Participants spent much of Wednesday and Thursday in and around Tel Aviv, visiting sites important to the formation of the state of Israel, including Independence Hall and the Palmach museum. Each bus also performed a community service project, such as a birthday party with pediatric cancer patients at Schneider Children’s Hospital in Petach Tikvah or bringing stuffed animals to children at the Tel Aviv Center for the Disabled. Over both days, buses joined with Leket, Israel's national food bank, and Ta’am participants and staff picked nearly six tons of clementines, enough to feed 1,000 hungry people in Israel.  

The teens also had time for having fun and getting to know each other; Wednesday concluded with a dance party in JUF’s Partnership Together region of Kiryat Gat.

The buses traveled to Jerusalem today, touring the Old City before welcoming in Shabbat.

Get more trip details online and follow the remaining days via the Ta’am Yisrael web journal or on Twitter @taamyisrael.

Photo: Ta'am Yisrael participants visiting the Western Wall earlier today.

Birthright Israel registration opens Feb. 18-19

Young adults in search of an unforgettable summer trip need look no further. Taglit-Birthright Israel sends Jewish 18- to 26-year-olds who have never previously had an organized peer experience in Israel on a free 10-day trip there. And for the first time, those who went on a group trip before turning 18 are now eligible to sign up.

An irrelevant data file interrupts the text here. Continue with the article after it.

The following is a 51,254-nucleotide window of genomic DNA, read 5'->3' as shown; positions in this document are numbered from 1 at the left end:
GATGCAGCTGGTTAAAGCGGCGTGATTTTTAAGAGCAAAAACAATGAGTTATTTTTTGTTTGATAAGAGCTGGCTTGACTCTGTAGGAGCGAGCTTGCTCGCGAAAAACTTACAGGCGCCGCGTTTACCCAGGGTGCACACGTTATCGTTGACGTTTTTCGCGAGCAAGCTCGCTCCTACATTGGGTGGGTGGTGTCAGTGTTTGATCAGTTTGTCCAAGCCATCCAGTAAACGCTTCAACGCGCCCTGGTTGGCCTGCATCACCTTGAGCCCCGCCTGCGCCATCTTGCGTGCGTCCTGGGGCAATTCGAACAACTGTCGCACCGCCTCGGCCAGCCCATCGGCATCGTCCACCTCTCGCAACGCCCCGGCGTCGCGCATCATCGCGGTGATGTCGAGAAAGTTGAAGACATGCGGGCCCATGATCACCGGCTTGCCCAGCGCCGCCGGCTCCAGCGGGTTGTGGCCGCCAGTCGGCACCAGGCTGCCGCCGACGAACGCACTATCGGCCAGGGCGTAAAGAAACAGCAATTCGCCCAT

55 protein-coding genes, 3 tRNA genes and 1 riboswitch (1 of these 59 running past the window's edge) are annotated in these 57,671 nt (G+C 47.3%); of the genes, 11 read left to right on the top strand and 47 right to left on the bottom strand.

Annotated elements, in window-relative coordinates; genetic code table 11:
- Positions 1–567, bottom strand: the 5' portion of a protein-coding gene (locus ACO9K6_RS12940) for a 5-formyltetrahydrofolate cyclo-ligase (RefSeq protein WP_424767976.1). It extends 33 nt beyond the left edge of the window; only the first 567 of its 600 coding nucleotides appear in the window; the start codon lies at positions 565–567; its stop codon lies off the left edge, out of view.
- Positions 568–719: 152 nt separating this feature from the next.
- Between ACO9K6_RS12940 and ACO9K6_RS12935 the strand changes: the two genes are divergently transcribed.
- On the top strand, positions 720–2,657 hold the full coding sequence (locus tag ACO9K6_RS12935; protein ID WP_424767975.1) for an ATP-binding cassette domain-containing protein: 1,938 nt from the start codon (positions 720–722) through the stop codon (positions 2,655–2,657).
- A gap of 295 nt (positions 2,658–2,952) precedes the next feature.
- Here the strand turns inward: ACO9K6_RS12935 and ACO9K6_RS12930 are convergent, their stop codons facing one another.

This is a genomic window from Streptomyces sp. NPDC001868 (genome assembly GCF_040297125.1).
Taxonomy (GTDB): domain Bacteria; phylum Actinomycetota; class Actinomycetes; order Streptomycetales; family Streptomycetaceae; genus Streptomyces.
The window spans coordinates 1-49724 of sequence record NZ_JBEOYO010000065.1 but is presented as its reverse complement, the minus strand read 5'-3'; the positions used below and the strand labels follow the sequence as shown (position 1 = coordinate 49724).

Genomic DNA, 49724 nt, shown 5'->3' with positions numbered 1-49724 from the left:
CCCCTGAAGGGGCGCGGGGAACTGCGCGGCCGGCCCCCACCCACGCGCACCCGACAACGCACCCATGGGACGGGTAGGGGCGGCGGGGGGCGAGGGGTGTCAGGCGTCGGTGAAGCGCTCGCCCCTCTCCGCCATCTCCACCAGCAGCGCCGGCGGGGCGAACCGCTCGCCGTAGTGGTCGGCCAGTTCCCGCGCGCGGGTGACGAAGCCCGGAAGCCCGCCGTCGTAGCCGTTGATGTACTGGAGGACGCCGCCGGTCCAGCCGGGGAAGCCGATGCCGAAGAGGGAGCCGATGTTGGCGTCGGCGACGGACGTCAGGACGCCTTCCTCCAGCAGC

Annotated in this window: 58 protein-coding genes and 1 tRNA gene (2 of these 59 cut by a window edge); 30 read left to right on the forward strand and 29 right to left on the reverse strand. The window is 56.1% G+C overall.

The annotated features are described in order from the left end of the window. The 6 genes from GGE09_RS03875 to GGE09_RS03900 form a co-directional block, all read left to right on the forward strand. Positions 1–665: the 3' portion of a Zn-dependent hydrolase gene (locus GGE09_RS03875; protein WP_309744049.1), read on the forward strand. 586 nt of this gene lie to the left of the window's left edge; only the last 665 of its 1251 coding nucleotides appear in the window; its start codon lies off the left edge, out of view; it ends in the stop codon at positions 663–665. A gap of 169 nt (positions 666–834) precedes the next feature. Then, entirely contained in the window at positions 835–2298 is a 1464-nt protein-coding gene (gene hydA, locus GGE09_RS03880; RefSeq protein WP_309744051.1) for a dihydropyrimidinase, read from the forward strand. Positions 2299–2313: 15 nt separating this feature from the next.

JUF teams with trip organizer Shorashim for a Chicago Community Trip accompanied by Israelis of the same age. Together, Chicagoans and Israelis explore the beauty, excitement, complexities and people of Israel.

For college students at Northwestern University and the University of Chicago, JUF partners with Hillel International.

Online registration for returning applicants begins at 11 a.m. Tuesday, Feb. 18, and for first-time applicants at 9 a.m. Wednesday, Feb. 19. Get more information here for Shorashim and here for Hillel, and check out the official Birthright Israel video.

Exhibition on photojournalist Ruth Gruber opens Feb. 16

The Illinois Holocaust Museum and Education Center (IHMEC) has announced the Midwest premiere of Ruth Gruber: Photojournalist, a fascinating exhibition that celebrates the life, vision, and heroic tenacity of a 20th century pioneer and trailblazing photojournalist.

Gruber is now 102 years old, and her work spans more than five decades, including her groundbreaking work in the Soviet Arctic in the 1930s, her iconic images of Jewish refugees on the ship Exodus 1947, and her later work in the 1980s documenting Ethiopian Jews in the midst of a civil war. Ruth Gruber: Photojournalist features a selection of vintage prints that are presented alongside contemporary prints made from original negatives, early film footage, and ephemera from Gruber’s personal archive.

On Sunday, Feb. 23, a film screening of Ahead of Time: The Extraordinary Life of Ruth Gruber will be followed by a discussion with the film’s executive producer, Patti Kenner, and a rare conversation via Skype with Gruber. Reservations are required; email reservations@ilhmec.org or call 847-967-4889.